Have you noticed the attention to community radio lately?
A January 6 article in The New York Times declared, “As Low-Power Local Radio Rises, Tiny Voices Become a Collective Shout.” Kirk Johnson writes, “What low-power urban radio creates, believers say, is a sense of community,” and, with changes in net neutrality, “‘If it gets harder for independent media to stream online, the low-power FM [LPFM] stations will become even more important,’ said Todd Urick, a radio engineer who helped lead Common Frequency.”
Just two days later, Kevin Parks wrote at ThisWeekNews.com (Columbus, OH), “Low-Power Radio: New Station Serves Immigrants.” LPFM Solidarity was abuzz with ideas about how to leverage this newfound interest.
LPFM advocate Ernesto Aguilar followed up these stories with a piece in Radio World highlighting efforts of even more stations, including WERA, saying, “Takoma Park, Md.’s WOWD(LP) and Arlington’s WERA(LP) are literally a train ride apart, but together offer their region some high-quality shows. What you will discover with these intriguing stations is how each involves a diverse range of voices from the area. Living in the establishment media shadow of Washington, D.C., these LPFMs’ programming is a beacon of joy.” Beacon of joy—that’s us!
Now’s a great time to let people know we are here!
In that spirit—and because I fear AIM and WERA may be Arlington’s best kept secrets—I wanted to share some of the tricks and tools I’ve learned for drawing attention to the great programs offered on 96.7FM and Comcast channel 69 and Verizon channel 38:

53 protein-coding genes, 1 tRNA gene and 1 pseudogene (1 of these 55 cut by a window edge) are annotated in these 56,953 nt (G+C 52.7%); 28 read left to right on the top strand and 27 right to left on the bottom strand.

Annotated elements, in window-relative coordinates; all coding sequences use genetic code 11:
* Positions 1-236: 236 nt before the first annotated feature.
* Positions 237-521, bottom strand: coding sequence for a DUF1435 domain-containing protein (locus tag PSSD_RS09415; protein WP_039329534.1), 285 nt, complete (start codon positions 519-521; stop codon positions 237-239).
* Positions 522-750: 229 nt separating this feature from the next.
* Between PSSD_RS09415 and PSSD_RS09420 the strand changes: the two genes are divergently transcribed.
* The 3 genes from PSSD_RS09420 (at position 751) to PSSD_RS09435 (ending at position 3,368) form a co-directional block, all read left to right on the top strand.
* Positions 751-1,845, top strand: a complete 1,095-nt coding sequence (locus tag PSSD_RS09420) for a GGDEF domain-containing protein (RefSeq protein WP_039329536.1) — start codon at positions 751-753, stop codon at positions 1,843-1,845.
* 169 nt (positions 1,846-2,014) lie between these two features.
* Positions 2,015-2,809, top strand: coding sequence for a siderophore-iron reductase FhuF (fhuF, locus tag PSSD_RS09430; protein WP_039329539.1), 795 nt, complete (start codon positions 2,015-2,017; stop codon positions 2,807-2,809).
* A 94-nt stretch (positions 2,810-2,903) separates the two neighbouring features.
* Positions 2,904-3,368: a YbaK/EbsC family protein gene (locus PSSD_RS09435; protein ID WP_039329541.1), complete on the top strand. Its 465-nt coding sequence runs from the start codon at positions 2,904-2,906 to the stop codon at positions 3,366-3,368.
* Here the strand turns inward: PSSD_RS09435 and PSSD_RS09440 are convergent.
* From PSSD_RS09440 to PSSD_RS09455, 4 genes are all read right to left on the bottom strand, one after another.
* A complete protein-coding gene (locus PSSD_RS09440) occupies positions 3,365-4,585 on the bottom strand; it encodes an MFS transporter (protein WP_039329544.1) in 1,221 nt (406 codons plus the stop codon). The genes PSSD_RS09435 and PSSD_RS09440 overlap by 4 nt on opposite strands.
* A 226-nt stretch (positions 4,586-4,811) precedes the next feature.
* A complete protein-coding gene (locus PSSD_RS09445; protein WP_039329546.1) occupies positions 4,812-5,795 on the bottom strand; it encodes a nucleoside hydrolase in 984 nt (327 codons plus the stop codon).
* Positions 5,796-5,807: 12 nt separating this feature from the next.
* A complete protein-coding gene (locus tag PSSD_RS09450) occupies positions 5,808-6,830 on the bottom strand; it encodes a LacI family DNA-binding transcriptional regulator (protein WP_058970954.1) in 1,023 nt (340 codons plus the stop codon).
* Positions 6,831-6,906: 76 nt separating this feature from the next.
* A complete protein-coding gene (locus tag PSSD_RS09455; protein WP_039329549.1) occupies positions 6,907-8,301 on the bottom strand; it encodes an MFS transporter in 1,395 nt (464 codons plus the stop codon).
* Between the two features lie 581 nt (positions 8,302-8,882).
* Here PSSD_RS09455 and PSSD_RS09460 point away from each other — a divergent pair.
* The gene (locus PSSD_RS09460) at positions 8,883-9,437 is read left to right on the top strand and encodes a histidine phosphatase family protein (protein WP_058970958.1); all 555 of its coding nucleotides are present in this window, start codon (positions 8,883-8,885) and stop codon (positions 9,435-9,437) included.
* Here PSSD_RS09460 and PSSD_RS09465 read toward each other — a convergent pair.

Facebook: Creating a page for your show gives people an easy place to find your programs or related articles and see or hear your work. You don’t have to use Facebook personally to use it for your show: think of it as a free website with a very large potential audience. Share links to your shows with other Facebook groups that might be interested to help extend the reach of your program.
Twitter: Learn the handles and hashtags of your guests and the topics you cover. Use them to attract new audience members who share those interests. I landed an interview with ensemble members from Second City with just one tweet!
Instagram: For radio, an image-based social medium may seem counterintuitive, but you can create an image for anything, and Instagram is where younger audiences are. If you want them to pay attention, go to them!
Canva: Speaking of images, you can create terrific graphics for free using Canva.com. Create logos, Facebook event cover pictures, images to go with your tweets, anything you like. No expertise needed.
Business cards: Old school, but they give people something to take home with them. Let people know you have a show, where they can find it, and how they can reach you when they want to know more.
Swag: I’m just starting to experiment here, but wouldn’t it be great if people all over our community were walking billboards for AIM and WERA? I’ve got a “Choose to Be Curious” hat and coffee mug. I’m thinking about what else.
What’s worked for you? How do you get your message out? Share what you’ve learned on the AIM Volunteer Networking Facebook page!